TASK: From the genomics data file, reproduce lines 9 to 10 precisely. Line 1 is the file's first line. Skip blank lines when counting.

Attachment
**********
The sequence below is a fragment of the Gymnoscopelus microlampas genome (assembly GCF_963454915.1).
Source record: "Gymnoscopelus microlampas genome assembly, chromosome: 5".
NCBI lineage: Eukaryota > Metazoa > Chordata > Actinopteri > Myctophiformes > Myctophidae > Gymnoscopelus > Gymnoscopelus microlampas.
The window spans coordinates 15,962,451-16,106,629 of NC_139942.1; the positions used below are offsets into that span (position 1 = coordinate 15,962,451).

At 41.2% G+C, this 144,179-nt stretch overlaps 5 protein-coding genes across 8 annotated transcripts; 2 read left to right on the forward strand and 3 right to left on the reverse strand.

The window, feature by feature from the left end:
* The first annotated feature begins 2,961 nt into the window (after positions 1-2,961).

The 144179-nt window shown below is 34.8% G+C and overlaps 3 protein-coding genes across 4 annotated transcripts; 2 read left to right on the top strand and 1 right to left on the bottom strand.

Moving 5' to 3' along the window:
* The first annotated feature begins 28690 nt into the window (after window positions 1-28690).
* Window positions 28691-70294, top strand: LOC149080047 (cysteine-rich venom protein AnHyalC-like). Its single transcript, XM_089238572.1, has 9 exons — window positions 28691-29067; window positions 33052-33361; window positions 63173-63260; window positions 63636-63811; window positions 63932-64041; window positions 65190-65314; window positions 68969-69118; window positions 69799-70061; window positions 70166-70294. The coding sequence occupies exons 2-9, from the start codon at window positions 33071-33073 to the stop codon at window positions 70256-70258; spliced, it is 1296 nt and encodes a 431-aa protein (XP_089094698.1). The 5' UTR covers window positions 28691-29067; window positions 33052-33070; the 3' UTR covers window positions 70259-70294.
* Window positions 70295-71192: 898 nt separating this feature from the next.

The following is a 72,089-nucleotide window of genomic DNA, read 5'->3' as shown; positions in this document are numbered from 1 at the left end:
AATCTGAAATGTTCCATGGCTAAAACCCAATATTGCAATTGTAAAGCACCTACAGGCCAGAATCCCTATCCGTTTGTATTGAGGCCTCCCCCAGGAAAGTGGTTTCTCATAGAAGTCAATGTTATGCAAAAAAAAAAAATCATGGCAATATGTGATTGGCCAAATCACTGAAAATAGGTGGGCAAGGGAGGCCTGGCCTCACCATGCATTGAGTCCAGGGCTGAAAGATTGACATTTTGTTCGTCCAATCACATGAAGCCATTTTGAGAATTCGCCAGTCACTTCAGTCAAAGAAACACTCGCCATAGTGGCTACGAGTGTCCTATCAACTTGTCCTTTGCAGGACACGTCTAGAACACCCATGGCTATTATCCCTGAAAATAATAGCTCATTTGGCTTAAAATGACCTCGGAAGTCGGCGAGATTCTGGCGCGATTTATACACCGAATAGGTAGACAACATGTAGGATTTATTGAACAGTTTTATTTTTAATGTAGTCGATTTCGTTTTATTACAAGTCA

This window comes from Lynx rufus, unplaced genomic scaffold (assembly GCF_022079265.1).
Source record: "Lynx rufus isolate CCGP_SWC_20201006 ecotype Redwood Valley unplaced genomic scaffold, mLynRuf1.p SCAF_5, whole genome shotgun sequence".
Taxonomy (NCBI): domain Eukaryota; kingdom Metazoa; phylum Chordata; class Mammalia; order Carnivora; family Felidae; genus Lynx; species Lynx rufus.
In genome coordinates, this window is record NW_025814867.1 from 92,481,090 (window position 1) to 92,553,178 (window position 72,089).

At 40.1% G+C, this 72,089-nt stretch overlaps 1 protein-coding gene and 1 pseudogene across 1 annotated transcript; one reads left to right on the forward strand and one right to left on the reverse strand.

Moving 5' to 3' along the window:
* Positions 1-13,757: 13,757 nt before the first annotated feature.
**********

Moving 5' to 3' along the window:
* The first annotated feature begins 28690 nt into the window (after window positions 1-28690).